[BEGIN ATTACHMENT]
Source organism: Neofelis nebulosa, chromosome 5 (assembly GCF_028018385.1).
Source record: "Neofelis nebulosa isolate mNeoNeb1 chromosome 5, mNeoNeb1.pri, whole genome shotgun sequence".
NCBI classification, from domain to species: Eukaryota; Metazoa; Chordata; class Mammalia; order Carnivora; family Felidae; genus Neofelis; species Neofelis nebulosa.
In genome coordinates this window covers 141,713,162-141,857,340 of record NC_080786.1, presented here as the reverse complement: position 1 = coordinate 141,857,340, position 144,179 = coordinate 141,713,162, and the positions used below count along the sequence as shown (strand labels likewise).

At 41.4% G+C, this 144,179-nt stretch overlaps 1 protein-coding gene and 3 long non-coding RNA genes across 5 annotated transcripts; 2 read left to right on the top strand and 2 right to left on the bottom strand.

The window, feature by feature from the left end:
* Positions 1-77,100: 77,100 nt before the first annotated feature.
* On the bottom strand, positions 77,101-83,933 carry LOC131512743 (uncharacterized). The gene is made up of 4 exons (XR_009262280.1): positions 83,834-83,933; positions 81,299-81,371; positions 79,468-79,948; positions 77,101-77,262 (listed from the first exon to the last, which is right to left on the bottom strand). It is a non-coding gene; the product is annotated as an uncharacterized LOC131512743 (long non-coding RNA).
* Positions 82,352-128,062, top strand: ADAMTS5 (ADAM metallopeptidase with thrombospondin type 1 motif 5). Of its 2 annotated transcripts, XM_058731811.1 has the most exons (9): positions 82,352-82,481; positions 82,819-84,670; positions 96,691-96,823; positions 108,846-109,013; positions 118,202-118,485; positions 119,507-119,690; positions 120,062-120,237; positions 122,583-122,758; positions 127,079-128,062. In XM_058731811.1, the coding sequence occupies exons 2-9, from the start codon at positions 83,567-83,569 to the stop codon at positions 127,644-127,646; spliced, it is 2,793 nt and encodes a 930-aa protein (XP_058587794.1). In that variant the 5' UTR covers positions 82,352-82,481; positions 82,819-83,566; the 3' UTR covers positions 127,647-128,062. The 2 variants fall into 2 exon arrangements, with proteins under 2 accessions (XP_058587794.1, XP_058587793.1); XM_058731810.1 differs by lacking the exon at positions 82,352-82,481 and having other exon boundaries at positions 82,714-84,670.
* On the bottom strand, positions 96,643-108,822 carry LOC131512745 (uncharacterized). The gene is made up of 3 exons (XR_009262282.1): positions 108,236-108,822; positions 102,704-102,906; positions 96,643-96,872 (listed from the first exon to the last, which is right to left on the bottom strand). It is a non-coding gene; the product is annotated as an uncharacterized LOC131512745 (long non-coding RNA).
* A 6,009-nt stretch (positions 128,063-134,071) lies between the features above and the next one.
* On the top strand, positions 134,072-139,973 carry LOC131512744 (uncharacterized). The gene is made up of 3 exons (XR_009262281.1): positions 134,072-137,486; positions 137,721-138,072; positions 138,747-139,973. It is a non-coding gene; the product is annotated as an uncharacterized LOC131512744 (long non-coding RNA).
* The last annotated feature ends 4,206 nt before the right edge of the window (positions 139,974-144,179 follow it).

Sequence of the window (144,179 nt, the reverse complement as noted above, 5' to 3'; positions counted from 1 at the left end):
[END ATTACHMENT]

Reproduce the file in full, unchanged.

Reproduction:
Source organism: Neofelis nebulosa, chromosome 5 (assembly GCF_028018385.1).
Source record: "Neofelis nebulosa isolate mNeoNeb1 chromosome 5, mNeoNeb1.pri, whole genome shotgun sequence".
NCBI classification, from domain to species: Eukaryota; Metazoa; Chordata; class Mammalia; order Carnivora; family Felidae; genus Neofelis; species Neofelis nebulosa.
In genome coordinates this window covers 141,713,162-141,857,340 of record NC_080786.1, presented here as the reverse complement: position 1 = coordinate 141,857,340, position 144,179 = coordinate 141,713,162, and the positions used below count along the sequence as shown (strand labels likewise).

At 41.4% G+C, this 144,179-nt stretch overlaps 1 protein-coding gene and 3 long non-coding RNA genes across 5 annotated transcripts; 2 read left to right on the top strand and 2 right to left on the bottom strand.

The window, feature by feature from the left end:
* Positions 1-77,100: 77,100 nt before the first annotated feature.
* On the bottom strand, positions 77,101-83,933 carry LOC131512743 (uncharacterized). The gene is made up of 4 exons (XR_009262280.1): positions 83,834-83,933; positions 81,299-81,371; positions 79,468-79,948; positions 77,101-77,262 (listed from the first exon to the last, which is right to left on the bottom strand). It is a non-coding gene; the product is annotated as an uncharacterized LOC131512743 (long non-coding RNA).
* Positions 82,352-128,062, top strand: ADAMTS5 (ADAM metallopeptidase with thrombospondin type 1 motif 5). Of its 2 annotated transcripts, XM_058731811.1 has the most exons (9): positions 82,352-82,481; positions 82,819-84,670; positions 96,691-96,823; positions 108,846-109,013; positions 118,202-118,485; positions 119,507-119,690; positions 120,062-120,237; positions 122,583-122,758; positions 127,079-128,062. In XM_058731811.1, the coding sequence occupies exons 2-9, from the start codon at positions 83,567-83,569 to the stop codon at positions 127,644-127,646; spliced, it is 2,793 nt and encodes a 930-aa protein (XP_058587794.1). In that variant the 5' UTR covers positions 82,352-82,481; positions 82,819-83,566; the 3' UTR covers positions 127,647-128,062. The 2 variants fall into 2 exon arrangements, with proteins under 2 accessions (XP_058587794.1, XP_058587793.1); XM_058731810.1 differs by lacking the exon at positions 82,352-82,481 and having other exon boundaries at positions 82,714-84,670.
* On the bottom strand, positions 96,643-108,822 carry LOC131512745 (uncharacterized). The gene is made up of 3 exons (XR_009262282.1): positions 108,236-108,822; positions 102,704-102,906; positions 96,643-96,872 (listed from the first exon to the last, which is right to left on the bottom strand). It is a non-coding gene; the product is annotated as an uncharacterized LOC131512745 (long non-coding RNA).
* A 6,009-nt stretch (positions 128,063-134,071) lies between the features above and the next one.
* On the top strand, positions 134,072-139,973 carry LOC131512744 (uncharacterized). The gene is made up of 3 exons (XR_009262281.1): positions 134,072-137,486; positions 137,721-138,072; positions 138,747-139,973. It is a non-coding gene; the product is annotated as an uncharacterized LOC131512744 (long non-coding RNA).
* The last annotated feature ends 4,206 nt before the right edge of the window (positions 139,974-144,179 follow it).

Sequence of the window (144,179 nt, the reverse complement as noted above, 5' to 3'; positions counted from 1 at the left end):